As the COVID-19 global pandemic lingers, the search for new medicines and vaccines continues as existing treatments and medicines cannot cope with virus mutation. Public policies on the pricing of innovative, newly invented medicines and vaccines are among the important considerations, whether these new treatments will become available in certain countries or not.
I checked the drug pricing policies of our neighbors in the ASEAN and developed Asia. A friend showed me a copy of the latest quarterly report of IQVIA (formerly IMS Health) as it is a by-subscription paper only. Only the Philippines instituted a new drug price control policy, Malaysia plans to have one but no details are available at the moment. The rest use mechanisms that are more market-oriented and not coercive (see Table 1).
February’s EO 104, which imposed a max wholesale price and a max retail price for certain drugs, is on top of drug price control under EO 821 (July 2009, Gloria Arroyo administration) which remains in effect until today.
IQVIA also produced a country report on “Access to Innovation.” The main objective of the study is to understand the Philippines’ access to innovative medicines. I am thankful to another friend who shared with me that by subscription-only report.
The result is not good – so many new medicines, more disease-killing treatments are available in the developed world but are either not available in the Philippines, or made available only after more than two years (see Table 2).
The old EO 821 price control, threats of patent-confiscation via compulsory licensing, and endless attempts to have another round of drug price control, are among the factors why this thing happens.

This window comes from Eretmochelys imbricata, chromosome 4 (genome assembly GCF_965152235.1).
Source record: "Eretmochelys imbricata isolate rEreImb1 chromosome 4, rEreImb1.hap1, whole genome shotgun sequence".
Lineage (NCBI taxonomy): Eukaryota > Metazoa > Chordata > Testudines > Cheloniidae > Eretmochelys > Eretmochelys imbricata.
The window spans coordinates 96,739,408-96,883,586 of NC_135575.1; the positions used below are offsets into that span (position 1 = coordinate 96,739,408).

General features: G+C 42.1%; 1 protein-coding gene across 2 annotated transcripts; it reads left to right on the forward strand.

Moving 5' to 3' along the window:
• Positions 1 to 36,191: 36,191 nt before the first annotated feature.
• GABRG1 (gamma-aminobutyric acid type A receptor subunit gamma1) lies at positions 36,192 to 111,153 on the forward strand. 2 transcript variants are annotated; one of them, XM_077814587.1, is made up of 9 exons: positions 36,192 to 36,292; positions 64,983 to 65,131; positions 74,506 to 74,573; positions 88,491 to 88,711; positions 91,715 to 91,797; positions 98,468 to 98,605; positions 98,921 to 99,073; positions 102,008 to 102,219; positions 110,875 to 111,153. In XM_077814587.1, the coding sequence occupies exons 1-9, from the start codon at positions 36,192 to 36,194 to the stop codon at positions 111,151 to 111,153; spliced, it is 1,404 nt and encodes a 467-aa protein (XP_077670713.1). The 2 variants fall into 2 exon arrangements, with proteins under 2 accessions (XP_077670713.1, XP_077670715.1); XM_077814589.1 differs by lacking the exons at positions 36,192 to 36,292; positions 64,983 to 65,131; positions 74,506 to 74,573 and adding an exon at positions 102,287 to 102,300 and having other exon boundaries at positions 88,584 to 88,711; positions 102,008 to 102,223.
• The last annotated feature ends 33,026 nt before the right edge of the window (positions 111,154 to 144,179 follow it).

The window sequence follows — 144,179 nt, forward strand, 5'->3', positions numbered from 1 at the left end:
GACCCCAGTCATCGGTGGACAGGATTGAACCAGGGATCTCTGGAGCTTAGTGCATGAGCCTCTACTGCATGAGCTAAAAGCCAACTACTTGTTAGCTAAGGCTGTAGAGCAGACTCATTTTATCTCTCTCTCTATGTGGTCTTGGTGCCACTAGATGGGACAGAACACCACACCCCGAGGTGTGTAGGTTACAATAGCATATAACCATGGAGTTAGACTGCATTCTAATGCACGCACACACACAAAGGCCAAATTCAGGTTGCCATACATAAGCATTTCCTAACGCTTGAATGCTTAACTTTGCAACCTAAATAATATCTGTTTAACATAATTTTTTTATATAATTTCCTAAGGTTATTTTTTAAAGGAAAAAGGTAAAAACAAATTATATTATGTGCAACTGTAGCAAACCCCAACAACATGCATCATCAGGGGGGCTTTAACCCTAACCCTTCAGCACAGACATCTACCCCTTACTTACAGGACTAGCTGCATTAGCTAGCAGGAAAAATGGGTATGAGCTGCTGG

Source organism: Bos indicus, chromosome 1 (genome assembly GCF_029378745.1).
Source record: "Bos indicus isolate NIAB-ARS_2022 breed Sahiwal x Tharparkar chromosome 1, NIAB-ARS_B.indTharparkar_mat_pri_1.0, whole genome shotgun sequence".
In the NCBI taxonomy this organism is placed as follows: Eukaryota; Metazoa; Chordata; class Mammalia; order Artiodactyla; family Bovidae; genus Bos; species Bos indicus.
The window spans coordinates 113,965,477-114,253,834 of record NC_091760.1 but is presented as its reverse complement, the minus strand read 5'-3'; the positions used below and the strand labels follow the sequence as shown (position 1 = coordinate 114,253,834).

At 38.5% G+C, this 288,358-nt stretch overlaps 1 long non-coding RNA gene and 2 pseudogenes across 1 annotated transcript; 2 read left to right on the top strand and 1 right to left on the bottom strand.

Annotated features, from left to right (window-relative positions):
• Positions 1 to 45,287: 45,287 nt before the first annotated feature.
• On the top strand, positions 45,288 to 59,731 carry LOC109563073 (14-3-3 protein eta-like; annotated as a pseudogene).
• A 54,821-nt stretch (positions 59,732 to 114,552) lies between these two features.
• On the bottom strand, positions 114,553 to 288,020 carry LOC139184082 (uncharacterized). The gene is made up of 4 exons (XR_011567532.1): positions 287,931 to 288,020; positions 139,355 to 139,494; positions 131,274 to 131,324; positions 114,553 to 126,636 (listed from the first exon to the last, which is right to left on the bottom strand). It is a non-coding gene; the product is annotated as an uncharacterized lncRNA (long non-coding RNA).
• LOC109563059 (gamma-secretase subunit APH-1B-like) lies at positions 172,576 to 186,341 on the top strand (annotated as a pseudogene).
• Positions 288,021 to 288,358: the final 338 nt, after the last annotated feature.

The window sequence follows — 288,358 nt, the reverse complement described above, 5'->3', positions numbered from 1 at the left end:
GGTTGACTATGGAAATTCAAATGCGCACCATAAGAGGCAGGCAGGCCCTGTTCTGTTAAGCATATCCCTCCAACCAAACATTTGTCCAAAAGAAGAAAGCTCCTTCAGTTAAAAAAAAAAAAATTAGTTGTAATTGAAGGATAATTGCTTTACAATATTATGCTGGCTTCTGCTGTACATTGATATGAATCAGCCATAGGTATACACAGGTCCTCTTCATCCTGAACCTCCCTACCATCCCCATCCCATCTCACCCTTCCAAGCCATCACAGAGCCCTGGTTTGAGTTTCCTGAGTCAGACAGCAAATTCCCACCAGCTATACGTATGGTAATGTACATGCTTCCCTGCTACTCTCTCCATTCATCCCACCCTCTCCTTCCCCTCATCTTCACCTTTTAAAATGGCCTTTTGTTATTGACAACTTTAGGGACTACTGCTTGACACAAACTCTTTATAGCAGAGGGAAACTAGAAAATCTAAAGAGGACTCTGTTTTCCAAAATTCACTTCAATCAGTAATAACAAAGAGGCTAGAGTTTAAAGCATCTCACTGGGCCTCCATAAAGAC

There is a possibility — a danger — that when new treatments and vaccines are available against COVID-19 by early 2021, they may not be made available in the Philippines because of existing policies like price controls that penalize innovators.
President Rodrigo Duterte, Health Secretary Francisco Duque III, Senator Bong Go and other the other senators that pushed for price controls should be aware of the dangers of their policy. There are many mechanisms that government can take to have cheaper medicines like more competition among more innovators, negotiated pricing, bulk purchase, RSAs and PVAs, as shown in Table 1e.
On May 18, the member states of the World Health Organization (WHO) will gather in Geneva for the World Health Assembly and they will discuss new policies to fight the COVID-19 pandemic, among others.
That same day, a global coalition of 31 independent, non-government think tanks will release a new report, “A Joint Declaration on the Importance of Collaboration, Open Trade, and Innovation in Tackling COVID-19” (May 2020). Of these 31 think tanks, five are from the ASEAN: CIPS and Paramadina Institute (Indonesia), the Galen Center and KSO Institute (Malaysia), the Adam Smith Center (Singapore), and Minimal Government Thinkers (Philippines).
Our paper suggests seven simple measures that governments can make to save more lives now:
1. Abolish tariffs on medical supplies and medicines;
2. Reject export bans on medical supplies;
3. Reduce Customs red tape;
4. Enable the free flow of relevant health data across borders;
5. Maintain transparency in collecting and sharing epidemiological data;
6. Increase cooperation with other countries to speed up drug approval; and,
7. Support innovation, including intellectual property rights.
We hope that member-governments of WHO will consider these points. Private investments and research have a natural inclination to find new solutions to old and emerging problems, they just need to be unshackled from various restrictions, regulations, and high taxation by governments.
Bienvenido S. Oplas, Jr. is the president of Minimal Government Thinkers.